Academic journal article Postmodern Studies

Fragments: Production, Consumption, and the Readymade

Academic journal article Postmodern Studies

Fragments: Production, Consumption, and the Readymade

Article excerpt

No ideas but in things.

-William Carlos Williams

I fall to pieces each time I see you again.

-Patsy Cline

Things and Words

On his fantastic travels, Lemuel Gulliver encounters scholars busily inventing new forms of language. These include a large mechanical device that makes texts at random, an attempt to reduce language exclusively to nouns, and, taking that idea to its logical conclusion, the practice of substituting objects for words. From the perspective of the twenty-first century, Jonathan Swift's descriptions sound like a prescient catalog of avant-garde practices. Indeed, his story of a language made of things seems like an allegory of the twentieth century and the rise of art under the sign of mass production and the commodity form. As Gulliver puts it: "An expedient was therefore offered, that since words are only names for things, it would be more convenient for all men to carry about them such things as were necessary to express the particular business they are to discourse on."1 For Swift, the eighteenth-century satirist, the joke is at the expense of these would-be experimenters, for surely there is just too much in human experience to be reduced to a set of brute, material objects, and certainly these fools are missing the very point of language itself-a more convenient and efficient form. And yet, from our vantage point three centuries later, it seems clear that marketers seek to reduce almost every human desire, thought, or experience to the commodity form. Indeed, in the consumer economies of the Global North, we now do a vast amount of communication through just such brute and material things, and much as Swift imagined it, we seem to use our designer clothes, customized kitchens, and electronic accessories to explain who we are: human experience has never been so overwrought with things. Indeed, rather like the Laputian experimenters, we find that the most seemingly successful among us exist more in a world of things than of words, much as how Swift describes the mad Laputians:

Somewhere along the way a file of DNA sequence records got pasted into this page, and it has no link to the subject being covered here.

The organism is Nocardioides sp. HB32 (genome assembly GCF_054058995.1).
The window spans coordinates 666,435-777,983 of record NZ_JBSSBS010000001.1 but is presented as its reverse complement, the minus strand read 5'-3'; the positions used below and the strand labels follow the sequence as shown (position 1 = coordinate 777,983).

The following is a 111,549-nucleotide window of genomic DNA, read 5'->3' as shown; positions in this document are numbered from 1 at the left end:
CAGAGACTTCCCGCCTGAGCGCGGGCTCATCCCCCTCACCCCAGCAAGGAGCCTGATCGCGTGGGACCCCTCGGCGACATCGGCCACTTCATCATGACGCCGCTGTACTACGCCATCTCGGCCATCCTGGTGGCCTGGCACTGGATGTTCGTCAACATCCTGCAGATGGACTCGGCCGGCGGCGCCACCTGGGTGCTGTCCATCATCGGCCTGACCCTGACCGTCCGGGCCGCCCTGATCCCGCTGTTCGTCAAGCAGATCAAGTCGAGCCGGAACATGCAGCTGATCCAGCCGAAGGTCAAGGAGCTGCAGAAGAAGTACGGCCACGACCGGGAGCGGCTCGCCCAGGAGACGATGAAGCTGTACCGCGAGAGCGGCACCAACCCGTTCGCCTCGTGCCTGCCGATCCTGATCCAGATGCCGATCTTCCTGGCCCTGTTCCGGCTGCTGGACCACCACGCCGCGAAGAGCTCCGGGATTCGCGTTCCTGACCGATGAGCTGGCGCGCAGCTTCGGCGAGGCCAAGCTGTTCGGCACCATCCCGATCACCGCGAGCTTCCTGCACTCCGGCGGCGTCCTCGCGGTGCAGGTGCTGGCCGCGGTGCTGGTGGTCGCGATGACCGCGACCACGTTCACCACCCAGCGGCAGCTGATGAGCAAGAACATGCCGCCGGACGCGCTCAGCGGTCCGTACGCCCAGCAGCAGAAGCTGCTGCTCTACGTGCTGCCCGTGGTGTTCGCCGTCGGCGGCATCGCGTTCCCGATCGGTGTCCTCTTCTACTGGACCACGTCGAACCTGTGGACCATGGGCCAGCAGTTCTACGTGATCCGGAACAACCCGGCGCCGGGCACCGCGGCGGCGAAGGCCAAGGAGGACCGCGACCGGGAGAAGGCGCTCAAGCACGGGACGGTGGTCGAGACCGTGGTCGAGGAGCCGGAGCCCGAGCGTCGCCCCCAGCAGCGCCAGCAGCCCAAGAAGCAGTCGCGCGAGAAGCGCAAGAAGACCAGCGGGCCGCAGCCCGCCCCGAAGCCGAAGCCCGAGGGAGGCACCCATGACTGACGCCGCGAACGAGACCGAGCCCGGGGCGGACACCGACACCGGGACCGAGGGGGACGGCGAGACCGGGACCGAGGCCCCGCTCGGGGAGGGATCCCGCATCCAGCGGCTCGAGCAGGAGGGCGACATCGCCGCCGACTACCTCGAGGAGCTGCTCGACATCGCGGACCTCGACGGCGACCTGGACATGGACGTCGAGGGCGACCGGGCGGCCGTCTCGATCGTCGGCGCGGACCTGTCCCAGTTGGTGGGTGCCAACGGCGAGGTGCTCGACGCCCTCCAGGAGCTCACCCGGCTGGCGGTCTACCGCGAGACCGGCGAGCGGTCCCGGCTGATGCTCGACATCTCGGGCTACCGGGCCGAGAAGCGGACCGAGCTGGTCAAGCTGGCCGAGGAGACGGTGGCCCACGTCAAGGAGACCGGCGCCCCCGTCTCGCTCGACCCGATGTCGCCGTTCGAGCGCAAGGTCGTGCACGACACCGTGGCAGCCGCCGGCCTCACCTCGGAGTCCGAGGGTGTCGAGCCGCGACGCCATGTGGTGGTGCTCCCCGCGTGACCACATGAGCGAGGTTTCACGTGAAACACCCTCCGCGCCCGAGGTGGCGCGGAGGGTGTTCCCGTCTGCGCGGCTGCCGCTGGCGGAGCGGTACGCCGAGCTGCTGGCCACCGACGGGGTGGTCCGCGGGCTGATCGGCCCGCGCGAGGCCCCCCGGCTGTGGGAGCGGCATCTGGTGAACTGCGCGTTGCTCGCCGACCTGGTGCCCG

[M]any of the most learned and wise adhere to the new scheme of expressing themselves by things, which hath only this inconvenience attending it, that if a man's business be very great, and of various kinds, he must be obliged in proportion to carry a greater bundle of things upon his back, unless he can afford one or two strong servants to attend him. I have often beheld two of those sages almost sinking under the weight of their packs, like pedlars among us; who, when they met in the streets, would lay down their loads, open their sacks, and hold conversation for an hour together; then put up their implements, help each other to resume their burthens, and take their leave. (178)

In this language game, one's range of expression is tied directly to one's wealth, for what one might say is in direct proportion to the objects one carries. Swift's historical position at the beginnings of consumer society renders our contemporary interpretation of this activity far more forceful, for while Swift notes that these interlocutors resemble "pedlars," they are different in that they do not sell their vast bags of objects but make rhetorical use of them. Swift cannot quite put his finger on just what this practice might be, for he lacks its true name: consumption.

Perhaps a time-traveling Gulliver would not be at all surprised to come face-to-face with the work of Heidi Cody, a contemporary artist responding to a world of commodities through the use of readymades, collage, and the multimedia techniques of contemporary marketing and advertising. "As Americans, we are surrounded by the white noise of our consumer culture," explains Cody in her artist statement. She readily admits her complicit role as a consumer, "but with the critical perspective of a cultural anthropologist. I hope my overall body of work will eventually be seen as a sort of art documentary about advanced consumer culture."2 One of Cody's most striking works is a series entitled American Haiku, which includes the piece entitled American Haiku-The Mountain. …

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